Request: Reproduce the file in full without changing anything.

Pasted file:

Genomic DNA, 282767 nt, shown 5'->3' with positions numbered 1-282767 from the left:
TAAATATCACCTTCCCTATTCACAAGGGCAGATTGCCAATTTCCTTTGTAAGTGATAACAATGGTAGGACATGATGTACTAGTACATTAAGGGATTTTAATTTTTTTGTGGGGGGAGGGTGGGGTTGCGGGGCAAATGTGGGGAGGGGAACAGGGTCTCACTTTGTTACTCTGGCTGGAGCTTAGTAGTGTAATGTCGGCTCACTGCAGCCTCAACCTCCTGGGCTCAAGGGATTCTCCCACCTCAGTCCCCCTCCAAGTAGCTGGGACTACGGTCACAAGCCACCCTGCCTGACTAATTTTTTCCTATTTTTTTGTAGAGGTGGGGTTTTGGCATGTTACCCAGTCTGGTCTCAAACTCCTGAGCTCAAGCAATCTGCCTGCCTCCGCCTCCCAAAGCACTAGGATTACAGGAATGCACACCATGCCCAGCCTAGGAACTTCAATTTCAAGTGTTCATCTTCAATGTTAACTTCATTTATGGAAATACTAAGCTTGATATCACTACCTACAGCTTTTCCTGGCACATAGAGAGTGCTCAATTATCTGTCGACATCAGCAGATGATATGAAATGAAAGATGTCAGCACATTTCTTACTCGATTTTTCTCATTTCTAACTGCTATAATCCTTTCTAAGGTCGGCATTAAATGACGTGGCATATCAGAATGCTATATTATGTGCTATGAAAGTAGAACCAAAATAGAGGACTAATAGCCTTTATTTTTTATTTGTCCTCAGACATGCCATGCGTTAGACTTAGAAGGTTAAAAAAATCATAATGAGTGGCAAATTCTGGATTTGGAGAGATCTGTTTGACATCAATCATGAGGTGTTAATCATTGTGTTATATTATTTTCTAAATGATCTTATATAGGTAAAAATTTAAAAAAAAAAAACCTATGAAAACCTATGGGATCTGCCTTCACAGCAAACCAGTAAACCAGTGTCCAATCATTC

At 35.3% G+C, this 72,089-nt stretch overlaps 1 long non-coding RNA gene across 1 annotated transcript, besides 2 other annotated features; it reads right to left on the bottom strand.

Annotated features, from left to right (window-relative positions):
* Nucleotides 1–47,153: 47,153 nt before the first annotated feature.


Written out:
Genomic DNA, 282767 nt, shown 5'->3' with positions numbered 1-282767 from the left:
TAAATATCACCTTCCCTATTCACAAGGGCAGATTGCCAATTTCCTTTGTAAGTGATAACAATGGTAGGACATGATGTACTAGTACATTAAGGGATTTTAATTTTTTTGTGGGGGGAGGGTGGGGTTGCGGGGCAAATGTGGGGAGGGGAACAGGGTCTCACTTTGTTACTCTGGCTGGAGCTTAGTAGTGTAATGTCGGCTCACTGCAGCCTCAACCTCCTGGGCTCAAGGGATTCTCCCACCTCAGTCCCCCTCCAAGTAGCTGGGACTACGGTCACAAGCCACCCTGCCTGACTAATTTTTTCCTATTTTTTTGTAGAGGTGGGGTTTTGGCATGTTACCCAGTCTGGTCTCAAACTCCTGAGCTCAAGCAATCTGCCTGCCTCCGCCTCCCAAAGCACTAGGATTACAGGAATGCACACCATGCCCAGCCTAGGAACTTCAATTTCAAGTGTTCATCTTCAATGTTAACTTCATTTATGGAAATACTAAGCTTGATATCACTACCTACAGCTTTTCCTGGCACATAGAGAGTGCTCAATTATCTGTCGACATCAGCAGATGATATGAAATGAAAGATGTCAGCACATTTCTTACTCGATTTTTCTCATTTCTAACTGCTATAATCCTTTCTAAGGTCGGCATTAAATGACGTGGCATATCAGAATGCTATATTATGTGCTATGAAAGTAGAACCAAAATAGAGGACTAATAGCCTTTATTTTTTATTTGTCCTCAGACATGCCATGCGTTAGACTTAGAAGGTTAAAAAAATCATAATGAGTGGCAAATTCTGGATTTGGAGAGATCTGTTTGACATCAATCATGAGGTGTTAATCATTGTGTTATATTATTTTCTAAATGATCTTATATAGGTAAAAATTTAAAAAAAAAAAACCTATGAAAACCTATGGGATCTGCCTTCACAGCAAACCAGTAAACCAGTGTCCAATCATTC

At 35.3% G+C, this 72,089-nt stretch overlaps 1 long non-coding RNA gene across 1 annotated transcript, besides 2 other annotated features; it reads right to left on the bottom strand.

Annotated features, from left to right (window-relative positions):
* Nucleotides 1–47,153: 47,153 nt before the first annotated feature.